With respect to ERISA, plaintiffs allege the trustees breached their fiduciary duties by
imposing notice and closed-ballot removal requirements. [Doc. No. 38, pp. 9–12]. Specifically,
plaintiffs contend such procedures entrench and insulate trustees from plan beneficiaries. [Id.].
That contention is not just wrong, but backwards. Securing direct participation by union
membership in the removal process aligns trustee-beneficiary incentives. Rather than
entrenching incumbent trustees, notice, participation, and closed-ballot voting enhances trustee
accountability. See Int’l Broth. of Teamsters, Joint Council 18 v. N.Y. State Teamsters Council
Plaintiffs’ Taft-Hartley claim appears in their request for relief. See [Doc. No. 2, p. 13].
Health & Hosp. Fund, 903 F.2d 919, 923 (2d Cir. 1990) (“[T]he amendment tends to reduce, not
increase, the opportunities of employee trustees to entrench themselves.”). In this way, such
requirements meaningfully differ from structural entrenchment provisions—such as for-cause
removal or life tenure. See Levy v. Local Union No. 810, 20 F.3d 516, 520 (2d Cir. 1994)
(“[T]he trustees of the benefit plan are immune from removal, even in the event of their
malfeasance or upon the expiration of their stated terms.”); Teamsters Local No. 145 v. Kuba,
631 F.Supp. 1063, 1071–72 (D. Conn. 1986) (invalidating “proper and just cause” removal
It is true that ERISA requires benefit plan administrators to discharge fiduciary duties
“solely in the interest of [ ] participants and beneficiaries.” 29 U.S.C. § 1104(a)(1); see also
N.L.R.B. v. Amax Coal Co., 453 U.S. 322, 332–34 (1981). But it “does not place structures for
selection of ERISA trustees in a straitjacket.” See Int’l Union of Bricklayers & Allied Craftsmen
Local No. 5 v. Hudson Valley Dist. Council Bricklayers & Allied Craftsmen Joint Benefit Funds,
858 F.Supp. 377 (S.D.N.Y. 1994). The test for entrenchment is whether a trustee may be
terminated “‘on reasonably short notice . . . so that the plan would not become locked into an
arrangement that may become disadvantageous.’” See Levy, 20 F.3d at 519 (quoting Dept’s of
Labor, Pension & Benefit Welfare Programs, Op. 85-41(Dec. 5, 1985)). Put differently, a
trustee’s conduct “should be subject to effective oversight on behalf of plan participants and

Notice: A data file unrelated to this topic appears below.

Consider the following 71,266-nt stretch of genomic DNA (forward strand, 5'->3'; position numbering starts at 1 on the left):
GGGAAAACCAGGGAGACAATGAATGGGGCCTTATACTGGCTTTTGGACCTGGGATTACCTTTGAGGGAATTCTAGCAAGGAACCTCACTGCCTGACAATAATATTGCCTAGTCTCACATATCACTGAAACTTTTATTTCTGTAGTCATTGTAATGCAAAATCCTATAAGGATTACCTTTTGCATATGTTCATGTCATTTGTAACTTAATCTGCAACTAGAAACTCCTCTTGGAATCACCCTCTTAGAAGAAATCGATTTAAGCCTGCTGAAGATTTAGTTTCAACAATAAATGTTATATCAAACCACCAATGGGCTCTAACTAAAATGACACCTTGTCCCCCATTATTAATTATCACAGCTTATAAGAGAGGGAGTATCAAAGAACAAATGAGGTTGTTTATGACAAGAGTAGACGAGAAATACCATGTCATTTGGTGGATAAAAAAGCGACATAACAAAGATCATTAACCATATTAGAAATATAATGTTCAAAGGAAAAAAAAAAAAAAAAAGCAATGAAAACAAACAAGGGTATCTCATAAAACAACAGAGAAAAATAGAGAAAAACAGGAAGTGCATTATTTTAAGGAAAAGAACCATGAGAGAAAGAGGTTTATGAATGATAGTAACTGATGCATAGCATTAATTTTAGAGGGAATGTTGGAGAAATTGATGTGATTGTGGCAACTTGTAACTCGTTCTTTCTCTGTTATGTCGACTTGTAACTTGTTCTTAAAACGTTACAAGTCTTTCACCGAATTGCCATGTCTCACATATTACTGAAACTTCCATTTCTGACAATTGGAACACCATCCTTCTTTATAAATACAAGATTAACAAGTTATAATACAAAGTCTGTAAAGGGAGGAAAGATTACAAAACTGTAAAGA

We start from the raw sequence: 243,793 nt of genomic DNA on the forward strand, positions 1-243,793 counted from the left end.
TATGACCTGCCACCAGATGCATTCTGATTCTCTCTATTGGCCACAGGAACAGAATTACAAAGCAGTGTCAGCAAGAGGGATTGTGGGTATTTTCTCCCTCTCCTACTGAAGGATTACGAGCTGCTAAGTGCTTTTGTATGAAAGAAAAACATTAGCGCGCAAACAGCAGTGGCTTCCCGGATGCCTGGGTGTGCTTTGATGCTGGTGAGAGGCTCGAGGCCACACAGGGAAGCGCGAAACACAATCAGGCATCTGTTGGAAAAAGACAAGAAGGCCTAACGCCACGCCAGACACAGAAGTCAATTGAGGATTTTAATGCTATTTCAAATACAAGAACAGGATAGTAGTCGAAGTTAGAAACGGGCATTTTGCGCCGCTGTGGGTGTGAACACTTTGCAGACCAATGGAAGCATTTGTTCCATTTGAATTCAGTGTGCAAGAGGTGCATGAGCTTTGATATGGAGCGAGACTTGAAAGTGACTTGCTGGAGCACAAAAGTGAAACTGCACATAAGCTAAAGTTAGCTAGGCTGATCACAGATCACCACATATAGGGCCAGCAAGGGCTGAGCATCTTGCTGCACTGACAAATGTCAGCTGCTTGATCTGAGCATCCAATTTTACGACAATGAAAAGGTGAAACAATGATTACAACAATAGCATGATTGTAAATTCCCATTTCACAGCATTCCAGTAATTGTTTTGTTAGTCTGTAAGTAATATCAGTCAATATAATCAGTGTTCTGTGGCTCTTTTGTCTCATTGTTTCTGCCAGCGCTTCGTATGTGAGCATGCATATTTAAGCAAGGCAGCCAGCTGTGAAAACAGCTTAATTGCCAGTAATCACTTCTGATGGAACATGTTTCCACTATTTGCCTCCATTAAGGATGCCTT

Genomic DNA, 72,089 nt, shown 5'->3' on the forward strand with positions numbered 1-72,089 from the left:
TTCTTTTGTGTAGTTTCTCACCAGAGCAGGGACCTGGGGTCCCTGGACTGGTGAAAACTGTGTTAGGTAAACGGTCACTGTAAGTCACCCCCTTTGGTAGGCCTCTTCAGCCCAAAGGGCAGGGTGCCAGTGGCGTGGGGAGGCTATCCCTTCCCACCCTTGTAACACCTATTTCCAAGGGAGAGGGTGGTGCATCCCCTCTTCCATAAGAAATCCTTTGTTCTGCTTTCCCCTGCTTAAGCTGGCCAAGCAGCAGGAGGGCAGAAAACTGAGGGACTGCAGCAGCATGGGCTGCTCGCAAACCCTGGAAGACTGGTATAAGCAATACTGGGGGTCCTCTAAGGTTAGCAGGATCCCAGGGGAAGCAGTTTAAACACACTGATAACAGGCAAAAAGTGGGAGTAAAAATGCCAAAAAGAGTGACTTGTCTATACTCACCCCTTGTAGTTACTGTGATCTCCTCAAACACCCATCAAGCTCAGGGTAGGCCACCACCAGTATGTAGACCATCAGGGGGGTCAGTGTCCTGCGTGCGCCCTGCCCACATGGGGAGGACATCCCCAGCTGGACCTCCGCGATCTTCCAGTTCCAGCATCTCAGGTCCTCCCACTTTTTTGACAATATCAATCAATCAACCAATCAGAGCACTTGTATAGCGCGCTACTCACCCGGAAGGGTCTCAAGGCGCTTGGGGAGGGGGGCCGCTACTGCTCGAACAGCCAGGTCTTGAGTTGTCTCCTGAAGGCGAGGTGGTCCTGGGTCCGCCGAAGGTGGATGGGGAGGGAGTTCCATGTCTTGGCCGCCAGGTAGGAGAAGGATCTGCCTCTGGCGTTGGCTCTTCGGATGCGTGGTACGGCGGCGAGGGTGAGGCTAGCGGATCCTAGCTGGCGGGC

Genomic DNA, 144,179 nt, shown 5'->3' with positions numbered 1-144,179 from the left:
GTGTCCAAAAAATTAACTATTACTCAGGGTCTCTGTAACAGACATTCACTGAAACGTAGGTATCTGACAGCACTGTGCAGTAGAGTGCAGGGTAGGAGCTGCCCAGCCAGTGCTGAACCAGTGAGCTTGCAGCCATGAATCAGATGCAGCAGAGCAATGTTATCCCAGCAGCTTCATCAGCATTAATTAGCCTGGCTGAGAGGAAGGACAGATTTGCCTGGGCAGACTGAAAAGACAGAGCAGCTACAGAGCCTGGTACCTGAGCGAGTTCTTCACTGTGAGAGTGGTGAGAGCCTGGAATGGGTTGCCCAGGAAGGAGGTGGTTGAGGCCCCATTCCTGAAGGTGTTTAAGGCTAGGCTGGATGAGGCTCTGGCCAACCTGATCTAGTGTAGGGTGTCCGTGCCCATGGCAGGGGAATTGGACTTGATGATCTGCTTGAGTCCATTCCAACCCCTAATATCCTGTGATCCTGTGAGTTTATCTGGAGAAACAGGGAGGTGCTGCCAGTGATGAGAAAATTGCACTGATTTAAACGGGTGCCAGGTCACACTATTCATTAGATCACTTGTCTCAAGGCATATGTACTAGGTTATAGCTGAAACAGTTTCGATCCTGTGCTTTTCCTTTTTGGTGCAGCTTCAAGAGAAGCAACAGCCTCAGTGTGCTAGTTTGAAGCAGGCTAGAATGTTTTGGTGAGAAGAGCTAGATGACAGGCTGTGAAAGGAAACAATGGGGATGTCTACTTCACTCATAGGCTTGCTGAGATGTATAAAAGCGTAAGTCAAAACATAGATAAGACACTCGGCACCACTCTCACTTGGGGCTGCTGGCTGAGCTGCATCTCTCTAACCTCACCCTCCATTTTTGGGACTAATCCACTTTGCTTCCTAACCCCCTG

beneficiaries.” See id.
The Trust Agreements—as interpreted—provide ample oversight here. Employee
trustees are neither life tenured nor removable for cause; they are terminable at will upon
affirmative action by union membership. Admittedly, such action may only take place after
three weeks’ notice and a closed-ballot vote. But that is a modest burden, and one which
facilitates employee democracy. In truth, the trustees interpretation provides substantially more
oversight that other measures—such as a fixed term of years—expressly permitted by
Department of Labor regulations. See Dept’s of Labor, Pension & Benefit Welfare Programs,
Op. 85-41(Dec. 5, 1985) (“We do not intend to suggest that trustees should serve only at will.
Limited terms, such as for a specified number of years, that are reasonable under the facts and
circumstances of the plan generally would be consistent with ERISA.”). Accordingly, the court
finds that plaintiffs’ breach of fiduciary duty claims (Counts II & IV) fail as a matter of law.2
WHEREFORE, plaintiffs’ Motion for Summary Judgment [Doc. No. 38] is denied and
defendants’ Motion for Summary Judgment [Doc. No. 40] is granted.
IT IS SO ORDERED this 16th day of February, 2017.
To the extent plaintiffs state a claim for breach of fiduciary duties under the Taft-Hartley Act,
that claim also lacks merit. See Amax, 453 U.S. at 332 (“ERISA essentially codified the strict
fiduciary standards that a § 302(c)(5) trustee must meet.”); Sutton v. Weirton Steel Div. of Nat’l
Steel Corp., 724 F.2d 406, 411 (4th Cir. 1983) (explaining that fiduciary duties imposed by
ERISA and Taft-Hartley are the same); Hurn v. Retirement Fund Trust of Plumbing, Heating &
Piping Indus. of S. Cal., 703 F.2d 386, 391 (9th Cir. 1983) (“[T]he Taft-Hartley provisions
parallel the ERISA provisions and . . . trustees must meet the requirements of each.”).